Have you ever hit the reset button on your life? The kind where everything you know changes: your job, your home, your community. I think these major resets are happening more than we give them credit for, and yet somehow they always seems to catch us off guard.
Resets can happen at any time. Your partner gets an amazing job opportunity that takes you out of state. Or perhaps your company has decided to go through a rebranding process that you don’t exactly agree with. So what leads us to make such drastic choices, and how can we stay prepared for them?
- You’ve stalled out, or plateaued, in your current trajectory.
Sometimes I wonder if people think about what their “end of life” plan is for a company. When do you know that you’ve gotten everything you possibly can get out of a current position? Ideally, the company that you work for is growing at the same rate that you are, and that you are increasingly challenged and being compensated for accordingly. But what if that isn’t the case? What if your growth plan is slower than what your company is projecting and a gap between what you can provide and what your company needs starts to form? Or conversely, what if you’re growing too fast and are finding that as you master skills, new challenges aren’t being presented yet?
2. You’ve become disillusioned or misaligned with the higher directives of your company.
When looking at our industry, I’m shocked by how much of this unrest I’ve seen from frustrated employees. But then again, maybe it’s not so hard to explain. To be an artist means to take joy in the process of creating something. For us, it means telling stories or crafting emotions through sound. So it’s no wonder that we become invested in our work and that we care deeply about how audiences are perceiving us. What we see as important isn’t always shared by studio executives, and sometimes, this can dishearten us.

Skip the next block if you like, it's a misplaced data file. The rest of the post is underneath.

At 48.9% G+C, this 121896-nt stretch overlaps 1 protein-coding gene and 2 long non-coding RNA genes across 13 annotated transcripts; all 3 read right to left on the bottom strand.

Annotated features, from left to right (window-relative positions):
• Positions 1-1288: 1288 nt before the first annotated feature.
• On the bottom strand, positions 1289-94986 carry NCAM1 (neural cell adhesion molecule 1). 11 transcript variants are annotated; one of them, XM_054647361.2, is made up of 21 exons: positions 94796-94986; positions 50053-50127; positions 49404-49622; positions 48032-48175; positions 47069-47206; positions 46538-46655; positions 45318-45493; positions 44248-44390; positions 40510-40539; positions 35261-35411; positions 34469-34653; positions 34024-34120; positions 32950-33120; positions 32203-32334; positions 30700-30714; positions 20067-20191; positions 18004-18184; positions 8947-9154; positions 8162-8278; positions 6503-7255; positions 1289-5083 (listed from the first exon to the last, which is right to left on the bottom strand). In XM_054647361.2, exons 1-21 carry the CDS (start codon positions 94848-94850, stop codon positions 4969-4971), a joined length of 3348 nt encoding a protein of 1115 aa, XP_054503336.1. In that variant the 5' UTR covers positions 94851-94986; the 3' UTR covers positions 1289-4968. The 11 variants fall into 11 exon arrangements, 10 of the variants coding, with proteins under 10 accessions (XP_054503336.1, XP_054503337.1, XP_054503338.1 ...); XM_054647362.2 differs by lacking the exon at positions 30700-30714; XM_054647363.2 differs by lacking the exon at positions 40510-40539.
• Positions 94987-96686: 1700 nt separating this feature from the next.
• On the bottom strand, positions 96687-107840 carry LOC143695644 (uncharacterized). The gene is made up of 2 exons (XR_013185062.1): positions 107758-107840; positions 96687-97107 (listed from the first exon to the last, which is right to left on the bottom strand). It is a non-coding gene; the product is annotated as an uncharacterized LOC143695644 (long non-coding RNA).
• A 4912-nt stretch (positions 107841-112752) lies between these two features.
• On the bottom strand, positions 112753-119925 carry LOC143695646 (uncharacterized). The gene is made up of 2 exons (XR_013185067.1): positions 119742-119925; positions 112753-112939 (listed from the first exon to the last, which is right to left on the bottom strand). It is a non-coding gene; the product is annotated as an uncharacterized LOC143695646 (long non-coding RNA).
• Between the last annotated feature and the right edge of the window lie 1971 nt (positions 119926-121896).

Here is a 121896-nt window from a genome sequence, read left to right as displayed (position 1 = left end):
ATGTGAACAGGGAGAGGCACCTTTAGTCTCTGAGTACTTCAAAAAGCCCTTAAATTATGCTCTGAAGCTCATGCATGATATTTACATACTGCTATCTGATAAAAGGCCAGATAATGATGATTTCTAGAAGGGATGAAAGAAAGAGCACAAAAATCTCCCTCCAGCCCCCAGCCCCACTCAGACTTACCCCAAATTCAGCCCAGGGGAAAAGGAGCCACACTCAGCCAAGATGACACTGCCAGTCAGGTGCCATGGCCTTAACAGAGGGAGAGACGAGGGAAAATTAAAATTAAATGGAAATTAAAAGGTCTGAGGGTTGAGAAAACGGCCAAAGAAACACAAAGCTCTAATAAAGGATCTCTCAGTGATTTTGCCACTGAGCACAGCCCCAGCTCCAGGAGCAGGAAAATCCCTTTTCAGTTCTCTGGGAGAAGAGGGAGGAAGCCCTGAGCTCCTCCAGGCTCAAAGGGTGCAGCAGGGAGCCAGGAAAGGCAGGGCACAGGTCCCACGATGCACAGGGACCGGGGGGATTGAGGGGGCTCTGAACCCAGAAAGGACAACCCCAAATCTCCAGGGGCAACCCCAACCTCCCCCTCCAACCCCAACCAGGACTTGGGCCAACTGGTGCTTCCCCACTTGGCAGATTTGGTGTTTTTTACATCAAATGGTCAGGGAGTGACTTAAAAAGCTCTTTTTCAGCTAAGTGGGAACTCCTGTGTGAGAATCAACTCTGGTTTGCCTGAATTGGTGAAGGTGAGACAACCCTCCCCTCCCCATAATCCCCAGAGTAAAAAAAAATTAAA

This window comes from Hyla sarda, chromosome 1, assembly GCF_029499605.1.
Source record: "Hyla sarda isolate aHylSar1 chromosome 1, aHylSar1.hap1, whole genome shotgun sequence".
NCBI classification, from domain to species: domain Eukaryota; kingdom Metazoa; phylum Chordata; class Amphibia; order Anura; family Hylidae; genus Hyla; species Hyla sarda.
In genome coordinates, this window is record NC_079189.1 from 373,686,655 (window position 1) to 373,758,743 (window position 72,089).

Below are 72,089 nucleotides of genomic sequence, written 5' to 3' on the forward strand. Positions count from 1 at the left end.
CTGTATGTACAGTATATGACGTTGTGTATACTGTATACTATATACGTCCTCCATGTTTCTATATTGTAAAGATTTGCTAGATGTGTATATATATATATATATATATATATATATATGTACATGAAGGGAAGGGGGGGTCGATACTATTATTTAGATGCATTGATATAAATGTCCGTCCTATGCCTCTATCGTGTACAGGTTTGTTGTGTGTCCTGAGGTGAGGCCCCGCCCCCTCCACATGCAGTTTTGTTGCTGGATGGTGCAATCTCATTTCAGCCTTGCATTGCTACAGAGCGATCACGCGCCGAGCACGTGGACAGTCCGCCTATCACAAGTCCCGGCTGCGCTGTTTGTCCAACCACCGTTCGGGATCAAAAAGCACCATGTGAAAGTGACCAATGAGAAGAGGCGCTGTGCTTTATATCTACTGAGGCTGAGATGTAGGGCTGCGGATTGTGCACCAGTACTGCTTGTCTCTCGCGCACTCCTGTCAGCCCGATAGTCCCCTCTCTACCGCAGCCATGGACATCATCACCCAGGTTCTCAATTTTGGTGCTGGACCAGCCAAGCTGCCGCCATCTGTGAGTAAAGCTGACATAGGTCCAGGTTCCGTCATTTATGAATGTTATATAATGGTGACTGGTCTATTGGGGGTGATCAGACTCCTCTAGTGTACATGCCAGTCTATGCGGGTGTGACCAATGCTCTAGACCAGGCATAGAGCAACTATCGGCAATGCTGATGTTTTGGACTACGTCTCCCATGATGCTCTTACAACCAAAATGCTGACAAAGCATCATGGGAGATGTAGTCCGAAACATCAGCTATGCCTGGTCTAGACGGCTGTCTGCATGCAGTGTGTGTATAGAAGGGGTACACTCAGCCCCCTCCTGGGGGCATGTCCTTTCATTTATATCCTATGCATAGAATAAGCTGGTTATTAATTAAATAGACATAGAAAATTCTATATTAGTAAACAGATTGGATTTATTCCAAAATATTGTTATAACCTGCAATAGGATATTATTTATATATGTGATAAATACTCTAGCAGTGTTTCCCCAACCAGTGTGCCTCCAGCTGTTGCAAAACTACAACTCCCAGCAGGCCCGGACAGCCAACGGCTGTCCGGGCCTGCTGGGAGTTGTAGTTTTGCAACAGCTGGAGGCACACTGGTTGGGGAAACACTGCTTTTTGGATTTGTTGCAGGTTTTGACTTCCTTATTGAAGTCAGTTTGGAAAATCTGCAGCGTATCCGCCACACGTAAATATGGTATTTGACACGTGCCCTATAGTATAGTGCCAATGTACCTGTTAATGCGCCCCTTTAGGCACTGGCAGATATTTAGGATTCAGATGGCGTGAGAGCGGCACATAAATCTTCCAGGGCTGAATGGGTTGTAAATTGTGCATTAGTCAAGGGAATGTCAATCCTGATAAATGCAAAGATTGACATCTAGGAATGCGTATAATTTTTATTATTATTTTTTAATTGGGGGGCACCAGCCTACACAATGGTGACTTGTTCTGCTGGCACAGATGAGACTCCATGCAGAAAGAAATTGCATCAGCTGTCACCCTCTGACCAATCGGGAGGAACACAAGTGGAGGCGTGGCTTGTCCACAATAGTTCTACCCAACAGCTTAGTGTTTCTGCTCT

3. You were forced out by an unforeseen studio or project change.
Sadly, this catches many people by surprise. In 2017 alone, I can name at least a half a dozen companies that either closed their doors completely or laid off a good portion of the workforce. But this is the industry we work in. The “bottom line” is a cruel place, driven by our capability to entertain an often unseen and highly unpredictable group of people we call our “audience.” We takes risks that sometimes pay off but other times leaves us without resources or a way forward.
4. Your commitments outside your career cause you to make a decision bigger than yourself.
Yes, we are passionate about the work we do. But we also have bigger priorities. We have immediate family, partners we love, and children we support. Sometimes we need a change because it benefits them more so than it does us.
5. A job opportunity was presented to you that you simply cannot pass up.
Let’s say you’re plugging along at your job, happily working away when BAM! – someone calls you up and says, ‘Hey listen, there’s this big thing in Canada that I think you’re really going to be interested in.’ And then all of a sudden you’re on a plane to Montreal, shaking hands with studio execs wondering how in the hell you’re going to transition your life up here.